Displaying items by tag: correction
The market is falling again the day after the Labor Day holiday, and many tech stocks are nearing or in correction territory. It is a rough start to the week, and Goldman Sachs is not offering much hope. The firm published a research piece this weekend which was bullish on stocks overall, but said that another 10% correction may arrive soon. Goldman says that if investors start to doubt the trajectory of the recovery in the face of the super quick snapback in economic output that the market has priced, then stock prices will likely fall.
FINSUM: On the whole Goldman was pretty positive, but they also clearly allowed room for a short-term “shake out” in share prices. This correction we have on our hands might also lead to a change of market leadership, which would be an interesting shift.
No matter how good you may feel about stock indexes being back near all-time highs, one fact cannot be ignored: the market seems to be heavily overweight on the five largest tech stocks— Microsoft, Facebook, Google, Apple, and Amazon (the new acronym, named by Goldman is FAAMG). These stocks have been powering the market, but the whole situation feels like past peaks where their outperformance could not go on forever. Concentration in the S&P 500 is now at its highest in decades, with those five names accounting for 22% of the total capitalization, up from just 16% a year ago. According to Barron’s “Simple arithmetic limits the continued outperformance of the biggest names, the Goldman team observes, because many portfolio managers have 5% limits on holdings of any given stock. The strategists’ analysis shows that the average large-cap mutual fund already has a 5% position in Microsoft and about 4% positions in the other big four names.”.
FINSUM: It seems these stocks are reaching their institutional allocation limits, which mans retail needs to power them higher. The whole situation feels ripe for a correction.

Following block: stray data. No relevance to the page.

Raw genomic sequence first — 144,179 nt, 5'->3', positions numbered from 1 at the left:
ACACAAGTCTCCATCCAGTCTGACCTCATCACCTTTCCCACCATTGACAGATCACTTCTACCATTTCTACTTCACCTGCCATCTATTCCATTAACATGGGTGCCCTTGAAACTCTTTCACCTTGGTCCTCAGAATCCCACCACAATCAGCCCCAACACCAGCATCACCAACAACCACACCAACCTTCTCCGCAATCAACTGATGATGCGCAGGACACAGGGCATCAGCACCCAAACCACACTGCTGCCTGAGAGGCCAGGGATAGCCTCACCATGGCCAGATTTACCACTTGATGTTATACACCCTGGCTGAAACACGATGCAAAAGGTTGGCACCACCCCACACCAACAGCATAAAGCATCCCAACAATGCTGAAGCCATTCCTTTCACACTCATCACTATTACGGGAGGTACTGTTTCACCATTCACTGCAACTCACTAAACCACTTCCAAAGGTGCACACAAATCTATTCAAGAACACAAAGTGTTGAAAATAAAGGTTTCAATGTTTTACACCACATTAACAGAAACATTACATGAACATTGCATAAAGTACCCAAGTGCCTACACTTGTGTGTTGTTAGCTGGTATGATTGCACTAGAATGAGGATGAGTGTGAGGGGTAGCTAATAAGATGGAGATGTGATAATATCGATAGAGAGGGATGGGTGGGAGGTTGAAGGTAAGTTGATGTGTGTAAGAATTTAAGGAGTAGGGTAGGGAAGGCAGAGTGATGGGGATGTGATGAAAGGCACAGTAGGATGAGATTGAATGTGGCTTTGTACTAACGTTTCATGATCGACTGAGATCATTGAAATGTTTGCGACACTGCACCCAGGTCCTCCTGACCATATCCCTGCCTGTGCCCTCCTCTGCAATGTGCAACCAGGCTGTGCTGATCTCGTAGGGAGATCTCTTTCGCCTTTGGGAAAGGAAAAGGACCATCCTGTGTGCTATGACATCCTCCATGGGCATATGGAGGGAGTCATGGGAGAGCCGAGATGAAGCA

The market is split over dividend stocks. On the one hand, about half the market thinks the huge wave of dividend cuts are over and that most of the damage has been done. One the other, many worry that not all the deleterious effects of COVID have manifested themselves on corporate behavior and that further cuts may still be in the works. The overall picture seems to be one where caution is due given the big jump in valuations and the continued possibility of further cuts. For instance, bank and credit card companies look likely to cut further as high unemployment leads to worsening credit quality and more delinquency. Wells Fargo just announced a dividend cut, for instance.
FINSUM: Our thinking here is to be careful. Even if the economy does not have another lockdown, the full effects of this recession may take a little time to fully show themselves in dividend cuts.
Coronavirus cases across the country are surging. On Wednesday the US announced there were 62,000 new COVID cases, exceeding the record set the previous Friday by almost 5,000 cases. Some states, like California have actually started to reverse opening plans, not merely pause them as so many other states have. The huge surge in cases is leasing investors to fret that large-scale second lockdowns may be in the works. Anthony Fauci even openly said this yesterday, adding to fears.
FINSUM: Whether or not you think the case rise is just because of increased testing, the fact remains that as numbers soar, there is growing discourse about lockdowns. That is an undeniable risk to markets.
Markets have been rough for the last few weeks. Investors are doubting the pace of the recovery because of a big renewed rise in cases and the possibility of new lockdowns. And according to market analysts, signs are increasingly pointing to another meltdown. If you study various volatility indexes, starting with the VIX, it is becoming clearer that another big move lower is on the horizon. The VIX and other indexes have recently shot back higher after a steady fall after the huge March volatility and their momentum indicates investors may panic sell and create another big correction.
FINSUM: We do not give much respect to technical analysis on its own, but it is useful (in our opinion) as a tool to quantify what one is seeing in the real world. Right now, this makes sense given the rising worries about new cases and lockdowns.